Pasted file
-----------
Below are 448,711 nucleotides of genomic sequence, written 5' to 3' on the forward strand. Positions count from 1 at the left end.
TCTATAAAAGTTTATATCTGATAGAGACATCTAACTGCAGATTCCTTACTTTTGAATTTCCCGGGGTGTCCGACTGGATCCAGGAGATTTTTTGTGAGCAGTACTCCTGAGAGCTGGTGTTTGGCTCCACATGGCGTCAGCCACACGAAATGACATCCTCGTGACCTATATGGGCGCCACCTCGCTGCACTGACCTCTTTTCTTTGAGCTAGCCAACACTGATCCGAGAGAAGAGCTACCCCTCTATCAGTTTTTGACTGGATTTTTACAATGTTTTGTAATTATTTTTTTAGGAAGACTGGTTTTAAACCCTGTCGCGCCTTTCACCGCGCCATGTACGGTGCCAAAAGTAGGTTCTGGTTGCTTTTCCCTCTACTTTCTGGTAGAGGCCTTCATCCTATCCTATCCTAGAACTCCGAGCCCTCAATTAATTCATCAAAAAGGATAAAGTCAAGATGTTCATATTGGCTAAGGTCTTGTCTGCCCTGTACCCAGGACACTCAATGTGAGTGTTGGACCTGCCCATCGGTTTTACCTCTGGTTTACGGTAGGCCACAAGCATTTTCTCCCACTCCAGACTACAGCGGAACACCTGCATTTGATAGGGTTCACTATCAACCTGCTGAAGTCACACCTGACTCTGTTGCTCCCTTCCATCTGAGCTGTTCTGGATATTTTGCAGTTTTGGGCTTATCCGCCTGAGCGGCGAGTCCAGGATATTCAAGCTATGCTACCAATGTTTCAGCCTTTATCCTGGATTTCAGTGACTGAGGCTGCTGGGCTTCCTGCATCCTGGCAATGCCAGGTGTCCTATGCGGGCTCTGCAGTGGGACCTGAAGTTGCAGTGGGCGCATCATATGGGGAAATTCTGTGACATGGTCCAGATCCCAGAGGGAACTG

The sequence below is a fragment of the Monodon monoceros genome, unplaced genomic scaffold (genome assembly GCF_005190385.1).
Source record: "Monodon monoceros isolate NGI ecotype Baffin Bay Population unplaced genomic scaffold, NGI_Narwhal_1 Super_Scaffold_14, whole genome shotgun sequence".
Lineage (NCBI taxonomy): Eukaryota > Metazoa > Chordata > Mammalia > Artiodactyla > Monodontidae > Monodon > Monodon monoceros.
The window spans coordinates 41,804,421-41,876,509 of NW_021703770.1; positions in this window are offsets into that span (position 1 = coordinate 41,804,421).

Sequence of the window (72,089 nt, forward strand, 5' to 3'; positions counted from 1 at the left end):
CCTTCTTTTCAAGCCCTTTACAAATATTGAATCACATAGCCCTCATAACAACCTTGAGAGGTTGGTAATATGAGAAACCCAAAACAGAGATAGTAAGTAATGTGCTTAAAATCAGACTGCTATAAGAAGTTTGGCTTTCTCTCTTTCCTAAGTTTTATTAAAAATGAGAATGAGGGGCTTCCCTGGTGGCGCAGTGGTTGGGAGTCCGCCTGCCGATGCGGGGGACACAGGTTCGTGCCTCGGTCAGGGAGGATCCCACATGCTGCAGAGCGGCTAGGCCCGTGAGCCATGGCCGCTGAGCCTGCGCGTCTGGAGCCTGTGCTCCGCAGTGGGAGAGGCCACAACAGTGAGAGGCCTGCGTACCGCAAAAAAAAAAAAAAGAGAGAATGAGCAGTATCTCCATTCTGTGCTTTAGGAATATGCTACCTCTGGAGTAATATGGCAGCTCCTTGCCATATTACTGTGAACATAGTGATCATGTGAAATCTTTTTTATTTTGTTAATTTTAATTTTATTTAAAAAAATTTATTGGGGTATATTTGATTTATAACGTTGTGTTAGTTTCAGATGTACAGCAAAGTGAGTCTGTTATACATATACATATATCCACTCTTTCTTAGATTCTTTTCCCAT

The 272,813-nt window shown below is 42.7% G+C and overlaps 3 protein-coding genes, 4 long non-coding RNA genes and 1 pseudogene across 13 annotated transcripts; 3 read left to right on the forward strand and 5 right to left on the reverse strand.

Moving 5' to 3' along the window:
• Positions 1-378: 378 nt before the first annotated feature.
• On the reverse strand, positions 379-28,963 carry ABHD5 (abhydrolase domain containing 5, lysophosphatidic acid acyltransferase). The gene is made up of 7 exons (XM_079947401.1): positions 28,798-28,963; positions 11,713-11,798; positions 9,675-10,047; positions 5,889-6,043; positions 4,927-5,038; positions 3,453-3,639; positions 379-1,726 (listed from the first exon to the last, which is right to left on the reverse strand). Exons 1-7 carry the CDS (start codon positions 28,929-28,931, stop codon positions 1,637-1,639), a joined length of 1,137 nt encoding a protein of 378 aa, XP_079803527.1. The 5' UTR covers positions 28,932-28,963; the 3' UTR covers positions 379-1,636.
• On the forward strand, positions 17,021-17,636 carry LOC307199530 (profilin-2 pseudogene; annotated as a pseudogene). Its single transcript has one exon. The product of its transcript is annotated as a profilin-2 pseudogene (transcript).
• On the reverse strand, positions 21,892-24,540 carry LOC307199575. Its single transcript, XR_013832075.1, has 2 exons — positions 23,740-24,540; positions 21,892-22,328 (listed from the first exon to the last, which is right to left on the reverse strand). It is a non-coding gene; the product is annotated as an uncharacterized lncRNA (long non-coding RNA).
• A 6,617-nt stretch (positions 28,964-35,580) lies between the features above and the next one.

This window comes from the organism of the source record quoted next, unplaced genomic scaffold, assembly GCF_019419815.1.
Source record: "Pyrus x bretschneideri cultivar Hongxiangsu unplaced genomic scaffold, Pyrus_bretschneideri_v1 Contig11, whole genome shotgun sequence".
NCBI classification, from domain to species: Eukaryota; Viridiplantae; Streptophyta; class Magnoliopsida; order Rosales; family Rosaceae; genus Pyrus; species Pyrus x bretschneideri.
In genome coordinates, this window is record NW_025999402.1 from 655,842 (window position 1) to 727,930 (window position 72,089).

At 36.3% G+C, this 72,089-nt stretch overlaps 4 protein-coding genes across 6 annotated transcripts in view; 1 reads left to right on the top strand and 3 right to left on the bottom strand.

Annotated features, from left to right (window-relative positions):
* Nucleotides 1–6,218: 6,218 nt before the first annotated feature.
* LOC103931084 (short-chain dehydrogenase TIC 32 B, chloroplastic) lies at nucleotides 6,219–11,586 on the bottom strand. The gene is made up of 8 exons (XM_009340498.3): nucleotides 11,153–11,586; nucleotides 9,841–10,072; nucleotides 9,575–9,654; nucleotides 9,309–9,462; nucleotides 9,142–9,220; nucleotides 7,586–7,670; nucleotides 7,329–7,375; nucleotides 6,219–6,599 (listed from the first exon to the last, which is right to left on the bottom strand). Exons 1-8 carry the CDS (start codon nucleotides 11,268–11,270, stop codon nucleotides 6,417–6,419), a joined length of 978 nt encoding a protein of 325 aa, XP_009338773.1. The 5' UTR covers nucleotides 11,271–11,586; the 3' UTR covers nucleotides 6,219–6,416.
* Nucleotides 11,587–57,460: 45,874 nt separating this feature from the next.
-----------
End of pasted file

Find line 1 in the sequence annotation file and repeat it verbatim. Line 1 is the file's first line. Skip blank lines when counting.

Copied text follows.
Below are 448,711 nucleotides of genomic sequence, written 5' to 3' on the forward strand. Positions count from 1 at the left end.